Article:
Why You Can’t Find Rubbing Alcohol
Jim Doti and Laurence Iannaccone
One of the few everyday consumer items still not available at most stores is good old rubbing alcohol. Unlike the toilet paper shortage caused by irrational hoarding, the coronavirus pandemic has greatly increased the actual need for germ-sanitizing alcohol.
What makes the shortage particularly frustrating is that the U.S. is, by far, the world’s largest producer of alcohol. That distinction is a result of the Energy Policy Act of 2005, which required fuel producers to blend four billion gallons of corn ethanol into their gasoline by 2006 and 7.5 billion by 2012. The immediate result was a spike in the price of corn and an increase in food prices world-wide. U.S. farmers soon solved this problem by diverting millions of acres of land to growing corn. Ironically, this increased overall CO2 emissions, much to the chagrin of the environmentalists who had championed the mandate as a way of fighting global warming.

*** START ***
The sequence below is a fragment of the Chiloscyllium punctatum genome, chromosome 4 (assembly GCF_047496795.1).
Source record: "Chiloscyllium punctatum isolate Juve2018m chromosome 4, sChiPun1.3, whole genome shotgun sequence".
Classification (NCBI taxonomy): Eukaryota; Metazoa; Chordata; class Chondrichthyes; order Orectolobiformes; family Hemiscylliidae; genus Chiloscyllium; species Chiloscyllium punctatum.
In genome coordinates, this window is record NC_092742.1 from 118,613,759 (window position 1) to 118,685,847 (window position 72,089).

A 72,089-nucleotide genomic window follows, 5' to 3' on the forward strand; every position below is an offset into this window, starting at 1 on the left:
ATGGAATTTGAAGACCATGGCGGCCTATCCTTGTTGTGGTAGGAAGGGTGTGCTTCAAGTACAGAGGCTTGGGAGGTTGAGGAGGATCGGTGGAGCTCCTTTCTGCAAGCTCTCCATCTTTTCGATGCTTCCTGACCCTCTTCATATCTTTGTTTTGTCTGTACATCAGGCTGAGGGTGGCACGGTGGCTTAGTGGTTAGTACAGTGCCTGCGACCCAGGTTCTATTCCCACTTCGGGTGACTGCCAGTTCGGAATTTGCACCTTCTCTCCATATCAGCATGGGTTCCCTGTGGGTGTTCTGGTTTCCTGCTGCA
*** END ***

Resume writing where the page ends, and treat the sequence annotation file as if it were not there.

Long before policy makers had seen their error, however, farm states had so fallen in love with ethanol that they successfully lobbied the federal government to raise the mandate to 32 billion gallons a year by 2022. Keep in mind that the oil industry would gladly pay billions of dollars in extra taxes each year not to use it.